(Chivers et al., 2004; Chivers Bailey, 2004). Through the comparison of men and women’s genital arousal results, it has been suggested that women are not category specific in their genital arousal and are more likely to respond to “a variety of sexual acts,” while men are highly category specific (Radtke, 2013, p. 338). Research focusing on genital arousal patterns has concluded that “sexual arousal patterns play fundamentally different roles in male and female sexuality” (Chivers et al., 2005, p. 736).
Some genital arousal studies have included an experimental stimuli component in addition to showing human sexual stimuli. For example, experimenters have had participants watch non-human sexual stimuli, specifically bonobos mating, to see if men and women respond differently to the experimental stimuli. Chivers Bailey (2004) found that for the women, although there were no subjective arousal responses to the films, there were significant vaginal responses to the experimental stimuli, while the men were found to not respond either subjectively or genitally (as cited by Chivers et al., 2007). These results have further concluded that women can experience nonspecific sexual arousal to both preferred and non-preferred sexual stimuli (Chivers et al., 2004; Chivers Bailey, 2004; as cited by Chivers et al., 2007). However, before assuming these conclusions as fact, it is important to keep in mind one of the major limitations of genital arousal studies: that the sample may not be representative of the general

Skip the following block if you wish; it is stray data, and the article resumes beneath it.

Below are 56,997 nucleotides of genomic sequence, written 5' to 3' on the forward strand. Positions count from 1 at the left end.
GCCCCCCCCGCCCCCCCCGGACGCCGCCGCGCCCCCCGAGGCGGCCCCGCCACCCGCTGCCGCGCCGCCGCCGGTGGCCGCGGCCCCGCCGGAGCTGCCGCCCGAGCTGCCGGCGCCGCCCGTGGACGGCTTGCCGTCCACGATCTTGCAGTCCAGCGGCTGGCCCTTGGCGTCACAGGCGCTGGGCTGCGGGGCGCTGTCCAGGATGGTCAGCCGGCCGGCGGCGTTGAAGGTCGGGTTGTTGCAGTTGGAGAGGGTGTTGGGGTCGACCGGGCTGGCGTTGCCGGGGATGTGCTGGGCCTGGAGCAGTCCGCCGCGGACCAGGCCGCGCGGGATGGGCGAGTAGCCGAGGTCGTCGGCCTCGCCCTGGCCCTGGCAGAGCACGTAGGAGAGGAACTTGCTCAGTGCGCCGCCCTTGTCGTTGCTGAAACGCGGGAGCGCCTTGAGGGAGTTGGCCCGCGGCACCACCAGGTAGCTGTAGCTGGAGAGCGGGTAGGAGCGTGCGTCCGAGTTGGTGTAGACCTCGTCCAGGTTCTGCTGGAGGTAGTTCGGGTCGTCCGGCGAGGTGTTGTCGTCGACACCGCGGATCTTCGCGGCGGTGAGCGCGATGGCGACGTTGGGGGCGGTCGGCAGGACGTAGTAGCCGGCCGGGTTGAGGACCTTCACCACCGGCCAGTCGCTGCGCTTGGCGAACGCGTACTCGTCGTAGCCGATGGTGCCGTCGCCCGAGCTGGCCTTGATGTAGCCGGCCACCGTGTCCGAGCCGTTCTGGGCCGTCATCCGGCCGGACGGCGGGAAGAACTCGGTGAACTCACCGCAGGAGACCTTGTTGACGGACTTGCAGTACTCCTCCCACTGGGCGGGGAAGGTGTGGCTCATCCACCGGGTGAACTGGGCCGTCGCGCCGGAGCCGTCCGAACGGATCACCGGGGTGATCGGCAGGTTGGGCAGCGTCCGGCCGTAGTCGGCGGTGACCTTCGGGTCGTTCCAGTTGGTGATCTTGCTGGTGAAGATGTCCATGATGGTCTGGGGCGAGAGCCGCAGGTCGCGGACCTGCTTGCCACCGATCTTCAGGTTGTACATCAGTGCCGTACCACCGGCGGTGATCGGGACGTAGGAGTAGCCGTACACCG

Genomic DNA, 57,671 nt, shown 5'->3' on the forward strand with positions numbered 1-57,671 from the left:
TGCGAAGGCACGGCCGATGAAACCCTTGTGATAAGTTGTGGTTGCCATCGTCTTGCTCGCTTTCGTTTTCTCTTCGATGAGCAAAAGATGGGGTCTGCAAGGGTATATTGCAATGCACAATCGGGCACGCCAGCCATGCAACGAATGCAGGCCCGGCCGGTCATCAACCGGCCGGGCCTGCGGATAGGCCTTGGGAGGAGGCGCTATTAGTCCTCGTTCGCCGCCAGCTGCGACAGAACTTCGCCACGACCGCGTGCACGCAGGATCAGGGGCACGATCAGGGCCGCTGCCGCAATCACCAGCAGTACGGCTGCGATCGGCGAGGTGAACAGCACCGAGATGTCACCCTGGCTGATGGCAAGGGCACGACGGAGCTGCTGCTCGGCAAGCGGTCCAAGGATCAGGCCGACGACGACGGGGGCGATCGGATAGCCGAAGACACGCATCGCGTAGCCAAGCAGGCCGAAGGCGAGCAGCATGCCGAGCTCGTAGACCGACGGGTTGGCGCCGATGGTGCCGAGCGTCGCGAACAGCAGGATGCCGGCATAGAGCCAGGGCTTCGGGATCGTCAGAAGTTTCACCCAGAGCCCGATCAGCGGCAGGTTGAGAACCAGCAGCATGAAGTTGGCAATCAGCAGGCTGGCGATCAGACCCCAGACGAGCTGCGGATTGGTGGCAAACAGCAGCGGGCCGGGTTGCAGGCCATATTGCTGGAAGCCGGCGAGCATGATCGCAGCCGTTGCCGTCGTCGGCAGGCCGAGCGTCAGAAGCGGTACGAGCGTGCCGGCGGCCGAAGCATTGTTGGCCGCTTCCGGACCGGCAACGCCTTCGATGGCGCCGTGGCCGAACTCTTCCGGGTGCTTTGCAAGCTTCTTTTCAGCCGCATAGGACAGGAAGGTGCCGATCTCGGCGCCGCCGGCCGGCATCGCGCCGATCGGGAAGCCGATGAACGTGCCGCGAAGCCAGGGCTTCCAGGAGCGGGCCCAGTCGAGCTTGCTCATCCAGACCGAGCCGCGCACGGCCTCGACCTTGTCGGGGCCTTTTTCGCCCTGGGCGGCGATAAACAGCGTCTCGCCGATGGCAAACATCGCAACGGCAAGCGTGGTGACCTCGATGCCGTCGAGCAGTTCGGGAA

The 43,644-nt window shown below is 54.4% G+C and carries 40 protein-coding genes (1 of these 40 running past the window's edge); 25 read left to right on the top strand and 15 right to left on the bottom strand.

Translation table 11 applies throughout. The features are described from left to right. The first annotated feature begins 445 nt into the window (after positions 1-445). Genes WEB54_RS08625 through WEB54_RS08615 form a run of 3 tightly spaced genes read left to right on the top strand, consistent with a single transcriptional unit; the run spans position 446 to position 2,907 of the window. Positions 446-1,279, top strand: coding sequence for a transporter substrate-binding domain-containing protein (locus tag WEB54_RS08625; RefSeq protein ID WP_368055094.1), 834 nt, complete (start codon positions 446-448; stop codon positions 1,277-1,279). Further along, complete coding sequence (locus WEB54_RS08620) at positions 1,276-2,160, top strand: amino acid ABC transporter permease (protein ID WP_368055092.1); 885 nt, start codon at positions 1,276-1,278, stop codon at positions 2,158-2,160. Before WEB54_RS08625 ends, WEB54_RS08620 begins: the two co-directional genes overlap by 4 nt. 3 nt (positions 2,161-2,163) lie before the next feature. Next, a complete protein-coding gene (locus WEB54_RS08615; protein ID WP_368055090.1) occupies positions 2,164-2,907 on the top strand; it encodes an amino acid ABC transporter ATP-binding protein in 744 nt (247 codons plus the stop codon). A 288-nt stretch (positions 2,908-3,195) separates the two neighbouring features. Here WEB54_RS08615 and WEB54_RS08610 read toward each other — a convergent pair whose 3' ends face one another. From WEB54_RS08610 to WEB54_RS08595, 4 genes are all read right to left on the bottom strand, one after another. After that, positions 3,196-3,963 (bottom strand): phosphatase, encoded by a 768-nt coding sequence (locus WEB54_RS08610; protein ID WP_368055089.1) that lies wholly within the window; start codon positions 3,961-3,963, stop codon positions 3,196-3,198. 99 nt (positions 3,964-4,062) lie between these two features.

9population. For example, the conclusion of non-specificity in vaginal responses may be limited to those heterosexual women that volunteered for sexual psychophysiology research, because individuals who volunteer for sexual psychophysiology research have been found to differ from the general population in relation to factors including, but not limited to: number of sexual partners, amount of masturbation, more liberal sexual attitudes, more experience of sexually explicit materials, etc. (Chivers et al., 2007).